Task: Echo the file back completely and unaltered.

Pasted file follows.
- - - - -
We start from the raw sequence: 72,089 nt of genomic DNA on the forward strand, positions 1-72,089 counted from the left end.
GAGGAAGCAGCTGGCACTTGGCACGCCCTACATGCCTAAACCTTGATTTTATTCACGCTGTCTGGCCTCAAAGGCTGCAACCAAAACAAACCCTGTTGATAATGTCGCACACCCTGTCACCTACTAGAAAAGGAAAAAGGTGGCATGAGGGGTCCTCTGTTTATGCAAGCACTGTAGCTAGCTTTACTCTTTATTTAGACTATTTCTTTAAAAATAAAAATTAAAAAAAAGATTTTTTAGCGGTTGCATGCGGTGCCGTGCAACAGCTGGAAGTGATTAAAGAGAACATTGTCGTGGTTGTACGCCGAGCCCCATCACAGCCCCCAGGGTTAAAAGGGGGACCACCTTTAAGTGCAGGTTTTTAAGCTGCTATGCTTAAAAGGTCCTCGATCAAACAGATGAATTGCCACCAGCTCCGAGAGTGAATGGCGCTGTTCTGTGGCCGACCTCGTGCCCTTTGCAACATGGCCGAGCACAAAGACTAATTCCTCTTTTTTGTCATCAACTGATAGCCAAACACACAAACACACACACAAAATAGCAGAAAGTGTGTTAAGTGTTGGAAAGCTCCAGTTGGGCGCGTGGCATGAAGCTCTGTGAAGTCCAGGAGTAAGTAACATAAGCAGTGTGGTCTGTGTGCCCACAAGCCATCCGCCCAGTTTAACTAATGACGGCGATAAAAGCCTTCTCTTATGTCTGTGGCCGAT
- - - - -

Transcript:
We start from the raw sequence: 72,089 nt of genomic DNA on the forward strand, positions 1-72,089 counted from the left end.
GAGGAAGCAGCTGGCACTTGGCACGCCCTACATGCCTAAACCTTGATTTTATTCACGCTGTCTGGCCTCAAAGGCTGCAACCAAAACAAACCCTGTTGATAATGTCGCACACCCTGTCACCTACTAGAAAAGGAAAAAGGTGGCATGAGGGGTCCTCTGTTTATGCAAGCACTGTAGCTAGCTTTACTCTTTATTTAGACTATTTCTTTAAAAATAAAAATTAAAAAAAAGATTTTTTAGCGGTTGCATGCGGTGCCGTGCAACAGCTGGAAGTGATTAAAGAGAACATTGTCGTGGTTGTACGCCGAGCCCCATCACAGCCCCCAGGGTTAAAAGGGGGACCACCTTTAAGTGCAGGTTTTTAAGCTGCTATGCTTAAAAGGTCCTCGATCAAACAGATGAATTGCCACCAGCTCCGAGAGTGAATGGCGCTGTTCTGTGGCCGACCTCGTGCCCTTTGCAACATGGCCGAGCACAAAGACTAATTCCTCTTTTTTGTCATCAACTGATAGCCAAACACACAAACACACACACAAAATAGCAGAAAGTGTGTTAAGTGTTGGAAAGCTCCAGTTGGGCGCGTGGCATGAAGCTCTGTGAAGTCCAGGAGTAAGTAACATAAGCAGTGTGGTCTGTGTGCCCACAAGCCATCCGCCCAGTTTAACTAATGACGGCGATAAAAGCCTTCTCTTATGTCTGTGGCCGAT